Dave Morrison waxed poetic as he looked over the ice at the Setters Place in Red Deer.
One of Canada’s most dedicated and experienced coaches, Morrison couldn’t help but smile as he described the conditions that made the Canadian Youth Long Track Championships so special this time around.
“When we get a weekend like this, (Friday), was their training day. Bright sunshine, minus one and no wind. I mean, they’re going to say ‘I want to be a long track speed skater.’ That’s really what want we want to do,” said Morrison, who was appointed Manager, Coach, Athlete and Competition Development for Speed Skating Canada last summer.
“When we have racing outside in good conditions, it really speaks well for what the sport is all about. This is the root of it. This is the Canadian experience. Skate outside with your friends.”
With the sun still shining, the wind barely blowing Saturday and temperatures settling in around minus three for most the afternoon, it was nearly an idyllic day of racing.
And Morrison has seen one or two of those in his days as a coach.
He has over 33 years of speed skating experience, coaching at every level both nationally and internationally over the last three decades. He said one of the most unique aspects of the youth championships, which brought together 150 athletes from across Canada to Red Deer this weekend, is the youthful exuberance from the competitors between the ages of 11-15.
“Our youth championships, we see a different kind of energy and enthusiasm. It energizes you and it energizes our organizers and our hosts. Because the kids come in here with a way different energy than a national selection event,” said Morrison.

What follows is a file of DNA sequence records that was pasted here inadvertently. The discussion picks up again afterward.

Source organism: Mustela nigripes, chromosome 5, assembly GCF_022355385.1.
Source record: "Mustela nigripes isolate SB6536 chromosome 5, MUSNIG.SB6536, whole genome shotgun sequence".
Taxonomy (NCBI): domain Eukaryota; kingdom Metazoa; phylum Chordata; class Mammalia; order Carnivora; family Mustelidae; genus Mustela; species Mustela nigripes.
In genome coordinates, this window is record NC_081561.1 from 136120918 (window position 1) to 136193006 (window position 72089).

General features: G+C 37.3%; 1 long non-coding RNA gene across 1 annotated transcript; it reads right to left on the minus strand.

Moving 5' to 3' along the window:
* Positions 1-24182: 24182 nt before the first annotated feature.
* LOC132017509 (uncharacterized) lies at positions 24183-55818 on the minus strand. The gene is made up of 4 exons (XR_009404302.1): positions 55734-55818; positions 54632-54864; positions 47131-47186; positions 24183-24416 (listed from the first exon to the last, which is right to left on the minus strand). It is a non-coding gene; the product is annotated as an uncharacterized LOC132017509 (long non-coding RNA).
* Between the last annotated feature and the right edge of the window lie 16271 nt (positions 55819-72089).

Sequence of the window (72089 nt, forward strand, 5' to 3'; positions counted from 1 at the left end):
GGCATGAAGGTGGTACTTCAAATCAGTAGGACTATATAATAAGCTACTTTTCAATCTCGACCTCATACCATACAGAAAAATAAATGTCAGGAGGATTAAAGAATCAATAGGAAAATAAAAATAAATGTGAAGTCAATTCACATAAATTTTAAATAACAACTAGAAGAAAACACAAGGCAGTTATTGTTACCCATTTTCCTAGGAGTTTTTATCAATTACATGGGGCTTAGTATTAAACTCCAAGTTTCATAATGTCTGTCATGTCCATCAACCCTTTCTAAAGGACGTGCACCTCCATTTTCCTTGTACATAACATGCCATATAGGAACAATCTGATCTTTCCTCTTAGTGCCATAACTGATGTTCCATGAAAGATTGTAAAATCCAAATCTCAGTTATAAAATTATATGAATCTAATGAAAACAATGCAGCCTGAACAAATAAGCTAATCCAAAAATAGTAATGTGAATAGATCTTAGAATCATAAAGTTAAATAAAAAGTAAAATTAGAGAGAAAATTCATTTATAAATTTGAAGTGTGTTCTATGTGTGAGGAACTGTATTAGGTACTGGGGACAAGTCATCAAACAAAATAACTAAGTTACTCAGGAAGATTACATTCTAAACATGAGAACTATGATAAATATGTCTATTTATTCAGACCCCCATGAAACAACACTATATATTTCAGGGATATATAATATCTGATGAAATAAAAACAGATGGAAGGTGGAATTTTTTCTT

“You see them around, the energy level of our youth championship, you don’t see it anywhere else. My expectation is they have that enthusiasm and they have lots of fun and they make potentially life long connections with other athletes around the country.”
One such competitor was local skater Charlotte Murphy. It’s the first time at a national competition for Murphy, who skates for the Red Deer Central Lions Speed Skating Club. She qualified for this weekend after some strong racing at the Jeremey Wotherspoon Open in January, which was also on her home track.
Murphy said she was nervous to get her first taste of national experience but after shaking off the rust in her 300 metre heat, she placed third in the T2T 12 B Final.
“I didn’t do as well in my heat as I wanted to, but then in my final I felt pretty good. I started in the fourth position, but I finished third, so I moved up a position which made me happy,” she said.
Like a lot of the other young skaters in the field on the weekend, Murphy is still out for the pure joy if it. She remembers her early days on skates when her dad shaved off the toe pick on figure skates so she wouldn’t fall 24/7. She said now, she skates because of the fitness benefits and the friendships she’s made along the way.
“My friend did it and she recommended it. I just like hanging out with friends but I love feeling like I’m improving and I like it when I get a new accomplishment. It keeps me in shape because I don’t do a lot of other exercise,” Murphy said with a chuckle.
Red Deer’s James Wiggelsworth was the only other local skater among the competitors on the weekend.
Morrison also noted that it was imperative with the success of last year’s Canada Winter Games speed skating event, the SSC tried to coordinate another event in Red Deer to keep the momentum going. He believes down the line that the venue is fit to host Canada Cup races as well as other national championships.
“It’s really a combination of a beautiful building, the setting, where the oval is, the quality of the ice, the strength of the organizing committee. All those things combine (into) an easy decision to say this is somewhere we’d like to be again,” Morrison said.
“With the Canada Winter Games, we felt in order to capitalize on how well that event went, we needed to get back here the very next season, with something significant. My thought last year when I was here, is the Canada Winter Games athletes are going to go back to their homes are going to tell the people in their clubs what a wonderful experience they had and what a great place it was to race.”